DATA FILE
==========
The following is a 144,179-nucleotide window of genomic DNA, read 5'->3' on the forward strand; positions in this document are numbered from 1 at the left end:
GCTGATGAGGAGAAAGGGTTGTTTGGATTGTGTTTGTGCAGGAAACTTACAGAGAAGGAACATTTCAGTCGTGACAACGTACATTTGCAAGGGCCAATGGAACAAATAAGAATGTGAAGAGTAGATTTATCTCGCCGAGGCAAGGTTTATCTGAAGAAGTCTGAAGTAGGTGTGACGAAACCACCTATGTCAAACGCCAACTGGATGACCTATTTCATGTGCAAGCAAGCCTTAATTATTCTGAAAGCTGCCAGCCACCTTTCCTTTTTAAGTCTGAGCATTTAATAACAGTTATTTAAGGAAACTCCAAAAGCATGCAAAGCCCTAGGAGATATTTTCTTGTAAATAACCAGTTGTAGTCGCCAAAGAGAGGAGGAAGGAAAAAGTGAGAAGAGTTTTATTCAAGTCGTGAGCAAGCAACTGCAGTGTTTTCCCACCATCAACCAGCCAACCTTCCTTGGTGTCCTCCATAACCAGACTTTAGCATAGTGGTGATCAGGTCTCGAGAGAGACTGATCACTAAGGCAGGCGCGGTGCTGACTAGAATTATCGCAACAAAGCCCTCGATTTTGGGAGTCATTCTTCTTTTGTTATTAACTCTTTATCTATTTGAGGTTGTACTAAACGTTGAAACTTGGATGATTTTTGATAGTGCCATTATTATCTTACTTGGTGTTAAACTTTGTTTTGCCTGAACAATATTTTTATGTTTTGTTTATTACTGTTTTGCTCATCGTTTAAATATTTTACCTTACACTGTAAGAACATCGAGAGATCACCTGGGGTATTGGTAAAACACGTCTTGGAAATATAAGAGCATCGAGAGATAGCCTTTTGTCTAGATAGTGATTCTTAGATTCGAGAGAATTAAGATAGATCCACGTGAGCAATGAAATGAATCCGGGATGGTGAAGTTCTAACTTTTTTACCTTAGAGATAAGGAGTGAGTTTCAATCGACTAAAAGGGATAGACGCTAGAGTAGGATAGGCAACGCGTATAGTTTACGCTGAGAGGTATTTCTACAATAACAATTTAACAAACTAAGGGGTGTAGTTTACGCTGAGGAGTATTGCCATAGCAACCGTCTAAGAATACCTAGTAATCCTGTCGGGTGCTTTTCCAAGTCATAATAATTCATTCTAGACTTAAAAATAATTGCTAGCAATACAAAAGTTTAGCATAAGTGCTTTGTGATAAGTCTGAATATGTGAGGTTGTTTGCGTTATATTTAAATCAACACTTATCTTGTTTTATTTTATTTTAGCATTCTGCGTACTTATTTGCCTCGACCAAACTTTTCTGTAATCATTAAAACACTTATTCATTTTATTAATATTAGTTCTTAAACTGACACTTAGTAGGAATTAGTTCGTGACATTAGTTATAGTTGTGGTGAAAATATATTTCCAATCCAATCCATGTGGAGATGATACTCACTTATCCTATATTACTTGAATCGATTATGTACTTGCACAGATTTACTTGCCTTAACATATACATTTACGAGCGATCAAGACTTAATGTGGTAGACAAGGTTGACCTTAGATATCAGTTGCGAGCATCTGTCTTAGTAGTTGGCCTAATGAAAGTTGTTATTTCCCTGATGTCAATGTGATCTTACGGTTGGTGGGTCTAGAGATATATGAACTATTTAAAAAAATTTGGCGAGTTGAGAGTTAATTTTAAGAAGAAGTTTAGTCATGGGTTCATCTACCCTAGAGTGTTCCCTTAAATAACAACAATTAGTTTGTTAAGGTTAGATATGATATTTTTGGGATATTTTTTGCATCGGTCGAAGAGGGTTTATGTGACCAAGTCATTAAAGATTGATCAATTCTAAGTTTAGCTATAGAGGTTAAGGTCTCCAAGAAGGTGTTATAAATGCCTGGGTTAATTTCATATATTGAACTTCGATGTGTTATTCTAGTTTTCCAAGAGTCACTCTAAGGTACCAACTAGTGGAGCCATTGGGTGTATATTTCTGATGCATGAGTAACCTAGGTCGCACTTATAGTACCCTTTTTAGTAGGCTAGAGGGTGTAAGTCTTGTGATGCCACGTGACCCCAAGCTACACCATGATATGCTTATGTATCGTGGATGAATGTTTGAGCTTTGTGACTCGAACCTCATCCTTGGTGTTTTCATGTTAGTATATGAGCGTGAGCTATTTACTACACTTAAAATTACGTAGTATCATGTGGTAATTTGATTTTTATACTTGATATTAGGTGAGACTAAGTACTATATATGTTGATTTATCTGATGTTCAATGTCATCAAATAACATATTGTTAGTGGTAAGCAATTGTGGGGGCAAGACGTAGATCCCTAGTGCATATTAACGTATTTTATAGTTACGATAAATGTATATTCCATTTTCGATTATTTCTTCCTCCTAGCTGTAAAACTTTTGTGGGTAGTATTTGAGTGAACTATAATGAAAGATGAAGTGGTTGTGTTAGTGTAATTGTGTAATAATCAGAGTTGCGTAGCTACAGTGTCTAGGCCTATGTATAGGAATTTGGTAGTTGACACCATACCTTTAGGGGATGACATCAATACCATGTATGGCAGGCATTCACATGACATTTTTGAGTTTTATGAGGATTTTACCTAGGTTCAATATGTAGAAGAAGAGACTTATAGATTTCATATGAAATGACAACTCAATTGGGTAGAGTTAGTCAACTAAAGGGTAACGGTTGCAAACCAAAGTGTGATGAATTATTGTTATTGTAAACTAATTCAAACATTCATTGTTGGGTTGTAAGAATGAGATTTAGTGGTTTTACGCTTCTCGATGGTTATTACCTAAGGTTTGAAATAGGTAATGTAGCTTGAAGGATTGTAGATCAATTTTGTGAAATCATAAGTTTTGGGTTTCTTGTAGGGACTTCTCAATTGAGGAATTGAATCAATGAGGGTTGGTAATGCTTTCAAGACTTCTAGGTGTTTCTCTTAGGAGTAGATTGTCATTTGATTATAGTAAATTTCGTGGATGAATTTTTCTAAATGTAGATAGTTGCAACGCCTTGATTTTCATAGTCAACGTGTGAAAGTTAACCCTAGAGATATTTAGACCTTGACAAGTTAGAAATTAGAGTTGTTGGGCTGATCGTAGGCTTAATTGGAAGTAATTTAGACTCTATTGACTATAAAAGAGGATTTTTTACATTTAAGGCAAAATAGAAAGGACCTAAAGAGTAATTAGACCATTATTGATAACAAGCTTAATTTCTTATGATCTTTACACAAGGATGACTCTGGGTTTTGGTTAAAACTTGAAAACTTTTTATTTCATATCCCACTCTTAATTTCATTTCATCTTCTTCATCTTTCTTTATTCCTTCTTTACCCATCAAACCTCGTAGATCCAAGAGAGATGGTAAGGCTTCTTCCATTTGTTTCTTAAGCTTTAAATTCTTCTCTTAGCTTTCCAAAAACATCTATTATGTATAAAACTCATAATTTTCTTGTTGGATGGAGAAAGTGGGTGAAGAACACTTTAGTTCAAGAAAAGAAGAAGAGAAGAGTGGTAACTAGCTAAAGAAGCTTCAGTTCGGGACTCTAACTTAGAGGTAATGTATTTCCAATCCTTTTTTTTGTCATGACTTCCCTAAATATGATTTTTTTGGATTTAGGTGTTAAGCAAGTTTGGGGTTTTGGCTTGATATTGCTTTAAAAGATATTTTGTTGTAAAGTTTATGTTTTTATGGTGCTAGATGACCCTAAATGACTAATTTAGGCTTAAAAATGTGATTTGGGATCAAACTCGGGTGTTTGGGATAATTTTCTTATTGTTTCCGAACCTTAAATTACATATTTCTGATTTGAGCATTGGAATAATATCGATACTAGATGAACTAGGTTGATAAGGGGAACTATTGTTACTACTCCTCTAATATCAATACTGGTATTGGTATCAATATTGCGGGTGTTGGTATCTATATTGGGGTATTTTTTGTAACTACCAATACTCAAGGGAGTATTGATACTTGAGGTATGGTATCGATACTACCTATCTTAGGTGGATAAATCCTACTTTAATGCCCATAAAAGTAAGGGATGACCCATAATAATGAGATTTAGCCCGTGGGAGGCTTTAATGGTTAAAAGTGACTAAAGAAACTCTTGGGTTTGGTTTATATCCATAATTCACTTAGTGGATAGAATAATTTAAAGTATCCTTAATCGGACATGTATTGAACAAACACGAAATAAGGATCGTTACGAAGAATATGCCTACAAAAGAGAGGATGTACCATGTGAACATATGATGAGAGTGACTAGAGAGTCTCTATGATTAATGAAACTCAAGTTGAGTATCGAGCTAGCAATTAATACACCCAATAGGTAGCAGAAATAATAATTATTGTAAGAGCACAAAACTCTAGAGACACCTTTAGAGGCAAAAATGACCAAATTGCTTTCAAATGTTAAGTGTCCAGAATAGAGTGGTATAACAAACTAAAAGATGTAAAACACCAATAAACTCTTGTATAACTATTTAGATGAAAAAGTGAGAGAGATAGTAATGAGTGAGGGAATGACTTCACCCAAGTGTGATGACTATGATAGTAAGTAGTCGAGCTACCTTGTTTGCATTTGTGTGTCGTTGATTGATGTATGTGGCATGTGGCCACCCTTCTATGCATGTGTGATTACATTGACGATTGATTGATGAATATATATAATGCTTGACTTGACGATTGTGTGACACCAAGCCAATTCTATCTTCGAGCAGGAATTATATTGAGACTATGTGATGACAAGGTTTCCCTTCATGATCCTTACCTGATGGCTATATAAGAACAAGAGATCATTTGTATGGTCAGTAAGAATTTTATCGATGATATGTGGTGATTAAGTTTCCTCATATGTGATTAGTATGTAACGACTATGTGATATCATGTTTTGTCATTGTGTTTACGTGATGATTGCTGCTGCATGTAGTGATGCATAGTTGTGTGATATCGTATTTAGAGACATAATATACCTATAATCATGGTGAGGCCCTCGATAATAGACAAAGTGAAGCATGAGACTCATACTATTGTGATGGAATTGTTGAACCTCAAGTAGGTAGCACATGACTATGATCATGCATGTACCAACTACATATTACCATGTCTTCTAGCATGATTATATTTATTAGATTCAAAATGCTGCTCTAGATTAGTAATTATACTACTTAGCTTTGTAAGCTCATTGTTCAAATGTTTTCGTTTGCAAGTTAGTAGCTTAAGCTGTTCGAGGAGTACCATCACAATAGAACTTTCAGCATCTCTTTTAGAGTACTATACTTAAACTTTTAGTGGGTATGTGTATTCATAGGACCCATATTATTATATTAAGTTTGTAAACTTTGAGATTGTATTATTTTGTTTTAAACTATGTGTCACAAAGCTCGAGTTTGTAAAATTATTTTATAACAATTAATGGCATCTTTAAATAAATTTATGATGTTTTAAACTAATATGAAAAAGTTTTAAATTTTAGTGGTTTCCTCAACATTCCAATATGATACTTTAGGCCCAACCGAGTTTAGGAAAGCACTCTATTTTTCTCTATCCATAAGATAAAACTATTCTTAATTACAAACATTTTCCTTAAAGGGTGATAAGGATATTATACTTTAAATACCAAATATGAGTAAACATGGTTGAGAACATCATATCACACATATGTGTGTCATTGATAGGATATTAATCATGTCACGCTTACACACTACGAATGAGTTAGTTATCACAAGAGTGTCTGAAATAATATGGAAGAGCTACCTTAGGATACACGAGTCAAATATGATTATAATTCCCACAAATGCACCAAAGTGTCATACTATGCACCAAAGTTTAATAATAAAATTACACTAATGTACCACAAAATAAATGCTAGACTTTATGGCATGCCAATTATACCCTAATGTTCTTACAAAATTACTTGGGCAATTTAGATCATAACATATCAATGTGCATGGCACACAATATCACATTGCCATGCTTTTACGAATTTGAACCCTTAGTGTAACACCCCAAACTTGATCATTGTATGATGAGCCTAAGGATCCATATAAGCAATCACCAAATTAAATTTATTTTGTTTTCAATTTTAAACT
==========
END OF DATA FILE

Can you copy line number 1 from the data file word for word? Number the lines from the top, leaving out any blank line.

The following is a 144,179-nucleotide window of genomic DNA, read 5'->3' on the forward strand; positions in this document are numbered from 1 at the left end: